Ninth International Summer School on Mind, Brain and Education

2014 July 31 - August 03

Body, Brain and
Personal Identity: Historical and Contemporary Perspectives

Directors: Antonio M. Battro, Kurt W. Fischer and Fernando Vidal
Program officer: María Lourdes Majdalani

Abstract: Marie-Christine Nizzi
Department of Psychology, Harvard University, USA

What maintains personal identity through massive physical changes? A philosophical view informed by neuropsychology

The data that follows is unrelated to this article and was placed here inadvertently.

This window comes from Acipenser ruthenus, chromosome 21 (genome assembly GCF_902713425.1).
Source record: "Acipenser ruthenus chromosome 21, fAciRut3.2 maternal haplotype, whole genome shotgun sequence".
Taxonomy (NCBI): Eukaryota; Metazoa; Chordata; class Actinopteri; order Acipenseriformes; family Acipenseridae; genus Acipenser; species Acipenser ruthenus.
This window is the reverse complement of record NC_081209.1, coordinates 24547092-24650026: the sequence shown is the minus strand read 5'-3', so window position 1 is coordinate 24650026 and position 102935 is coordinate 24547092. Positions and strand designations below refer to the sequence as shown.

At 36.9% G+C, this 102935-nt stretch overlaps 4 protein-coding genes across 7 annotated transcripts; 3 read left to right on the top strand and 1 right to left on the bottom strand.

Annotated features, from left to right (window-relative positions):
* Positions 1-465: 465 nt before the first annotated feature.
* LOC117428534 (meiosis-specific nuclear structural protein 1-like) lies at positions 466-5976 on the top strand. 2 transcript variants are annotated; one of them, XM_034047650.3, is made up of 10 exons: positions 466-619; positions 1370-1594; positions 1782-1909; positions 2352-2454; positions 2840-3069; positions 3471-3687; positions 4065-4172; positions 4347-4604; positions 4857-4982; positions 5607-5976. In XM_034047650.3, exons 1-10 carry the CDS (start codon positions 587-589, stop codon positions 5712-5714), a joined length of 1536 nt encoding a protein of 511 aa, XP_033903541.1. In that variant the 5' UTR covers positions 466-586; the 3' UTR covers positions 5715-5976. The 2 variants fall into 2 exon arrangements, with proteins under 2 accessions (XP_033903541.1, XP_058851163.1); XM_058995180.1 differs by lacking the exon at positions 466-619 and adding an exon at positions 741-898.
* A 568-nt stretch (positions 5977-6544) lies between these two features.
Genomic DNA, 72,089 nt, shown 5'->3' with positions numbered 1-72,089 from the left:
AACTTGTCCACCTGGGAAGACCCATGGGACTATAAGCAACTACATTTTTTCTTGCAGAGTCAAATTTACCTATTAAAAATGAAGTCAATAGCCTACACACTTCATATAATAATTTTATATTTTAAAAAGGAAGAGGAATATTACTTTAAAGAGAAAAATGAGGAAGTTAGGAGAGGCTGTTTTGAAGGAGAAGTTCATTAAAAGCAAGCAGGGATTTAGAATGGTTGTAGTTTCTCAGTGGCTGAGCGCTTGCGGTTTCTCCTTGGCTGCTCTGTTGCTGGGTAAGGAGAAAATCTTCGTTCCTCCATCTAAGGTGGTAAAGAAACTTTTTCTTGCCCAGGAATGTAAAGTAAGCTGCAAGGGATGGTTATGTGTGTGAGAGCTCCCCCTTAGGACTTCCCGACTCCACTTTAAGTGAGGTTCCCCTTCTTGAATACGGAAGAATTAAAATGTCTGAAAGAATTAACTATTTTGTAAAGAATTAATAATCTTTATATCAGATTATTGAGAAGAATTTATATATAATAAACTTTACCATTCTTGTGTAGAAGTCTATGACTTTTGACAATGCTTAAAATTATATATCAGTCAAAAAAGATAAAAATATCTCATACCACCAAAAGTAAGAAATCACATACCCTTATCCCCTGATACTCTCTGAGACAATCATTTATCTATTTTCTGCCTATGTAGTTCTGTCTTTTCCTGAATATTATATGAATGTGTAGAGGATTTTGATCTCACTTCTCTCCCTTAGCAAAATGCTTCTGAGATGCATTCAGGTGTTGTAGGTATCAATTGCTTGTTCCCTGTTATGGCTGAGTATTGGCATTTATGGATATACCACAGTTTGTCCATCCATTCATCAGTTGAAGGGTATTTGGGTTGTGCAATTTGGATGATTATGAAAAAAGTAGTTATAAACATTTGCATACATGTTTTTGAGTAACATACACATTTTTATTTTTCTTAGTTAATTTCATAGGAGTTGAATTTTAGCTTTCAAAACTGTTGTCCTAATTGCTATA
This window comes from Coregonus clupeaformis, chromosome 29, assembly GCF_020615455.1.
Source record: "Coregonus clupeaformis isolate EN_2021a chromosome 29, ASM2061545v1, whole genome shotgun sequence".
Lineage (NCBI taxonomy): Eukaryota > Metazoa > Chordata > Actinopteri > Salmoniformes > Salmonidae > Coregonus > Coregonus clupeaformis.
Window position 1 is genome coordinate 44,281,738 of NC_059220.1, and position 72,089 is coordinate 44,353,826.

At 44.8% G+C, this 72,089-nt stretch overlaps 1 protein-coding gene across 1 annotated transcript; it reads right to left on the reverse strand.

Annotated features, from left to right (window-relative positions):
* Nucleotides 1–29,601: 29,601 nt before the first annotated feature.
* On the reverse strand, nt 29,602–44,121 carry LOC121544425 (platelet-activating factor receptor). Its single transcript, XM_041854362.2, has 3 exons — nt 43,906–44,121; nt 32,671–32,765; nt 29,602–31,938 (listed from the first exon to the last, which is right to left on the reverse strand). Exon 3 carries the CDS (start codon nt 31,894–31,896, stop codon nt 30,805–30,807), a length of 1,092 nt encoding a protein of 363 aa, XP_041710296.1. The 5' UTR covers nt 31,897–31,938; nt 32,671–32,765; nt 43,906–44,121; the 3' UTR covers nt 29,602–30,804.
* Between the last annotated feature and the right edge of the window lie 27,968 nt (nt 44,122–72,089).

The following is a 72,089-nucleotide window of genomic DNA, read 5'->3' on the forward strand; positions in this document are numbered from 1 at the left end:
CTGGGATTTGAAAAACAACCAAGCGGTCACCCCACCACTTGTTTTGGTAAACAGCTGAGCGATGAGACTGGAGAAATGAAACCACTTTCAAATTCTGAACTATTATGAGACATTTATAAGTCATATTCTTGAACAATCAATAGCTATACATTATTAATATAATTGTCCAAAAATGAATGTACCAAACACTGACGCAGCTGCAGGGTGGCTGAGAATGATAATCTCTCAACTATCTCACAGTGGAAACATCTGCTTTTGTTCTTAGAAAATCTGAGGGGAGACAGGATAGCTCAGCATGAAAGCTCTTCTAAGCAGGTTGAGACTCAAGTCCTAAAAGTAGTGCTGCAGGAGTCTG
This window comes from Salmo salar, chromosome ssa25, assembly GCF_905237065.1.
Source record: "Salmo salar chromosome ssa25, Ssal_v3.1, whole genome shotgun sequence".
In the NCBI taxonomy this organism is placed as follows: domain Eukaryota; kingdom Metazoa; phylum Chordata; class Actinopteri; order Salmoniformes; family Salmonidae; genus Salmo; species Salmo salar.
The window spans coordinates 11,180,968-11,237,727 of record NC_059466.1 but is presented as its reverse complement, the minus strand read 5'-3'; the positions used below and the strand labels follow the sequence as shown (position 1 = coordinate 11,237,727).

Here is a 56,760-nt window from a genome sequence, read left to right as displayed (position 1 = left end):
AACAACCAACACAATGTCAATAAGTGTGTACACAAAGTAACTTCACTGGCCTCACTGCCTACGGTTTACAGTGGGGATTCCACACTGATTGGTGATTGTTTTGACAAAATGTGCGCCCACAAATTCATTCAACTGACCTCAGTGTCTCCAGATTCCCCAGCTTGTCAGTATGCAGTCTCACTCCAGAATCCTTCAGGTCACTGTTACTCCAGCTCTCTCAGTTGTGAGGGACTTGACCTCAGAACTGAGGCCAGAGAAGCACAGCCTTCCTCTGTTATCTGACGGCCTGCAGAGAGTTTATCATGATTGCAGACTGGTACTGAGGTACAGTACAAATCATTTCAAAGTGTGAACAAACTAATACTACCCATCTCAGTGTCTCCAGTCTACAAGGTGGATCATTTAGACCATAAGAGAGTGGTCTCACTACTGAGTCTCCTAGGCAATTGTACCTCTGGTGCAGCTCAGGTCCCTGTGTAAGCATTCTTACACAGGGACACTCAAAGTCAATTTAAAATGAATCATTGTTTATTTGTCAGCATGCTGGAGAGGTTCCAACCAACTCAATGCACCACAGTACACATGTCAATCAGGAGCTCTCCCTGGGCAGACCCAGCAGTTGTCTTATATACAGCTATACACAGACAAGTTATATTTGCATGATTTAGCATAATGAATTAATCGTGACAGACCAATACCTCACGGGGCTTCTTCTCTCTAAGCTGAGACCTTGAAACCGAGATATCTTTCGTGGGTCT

In this talk, I want to develop a philosophical model of personal identity consistent with empirical data I collected from empirical experiments in neuropsychology. Specifically, I am interested in determining what it is we need in the body to maintain a continuous sense of self across time. Two common assumptions from Early Modern philosophy emphasize the secondary importance of the body compared to the mind and the primary role of memory to sustain a diachronic self. Challenging those assumptions, I will draw theoretical and ethical implications from experiments in two populations with drastically different relationship to their body. Locked-in syndrome patients, on the one hand, loose complete motor control over their body but present preserved cognitive functions. On the other hand, patients with Alzheimer’s disease experience a progressive and massive loss of memory with almost no impact on their motor functions. I suggest that this double dissociation bears interesting considerations on our understanding of the embodied self.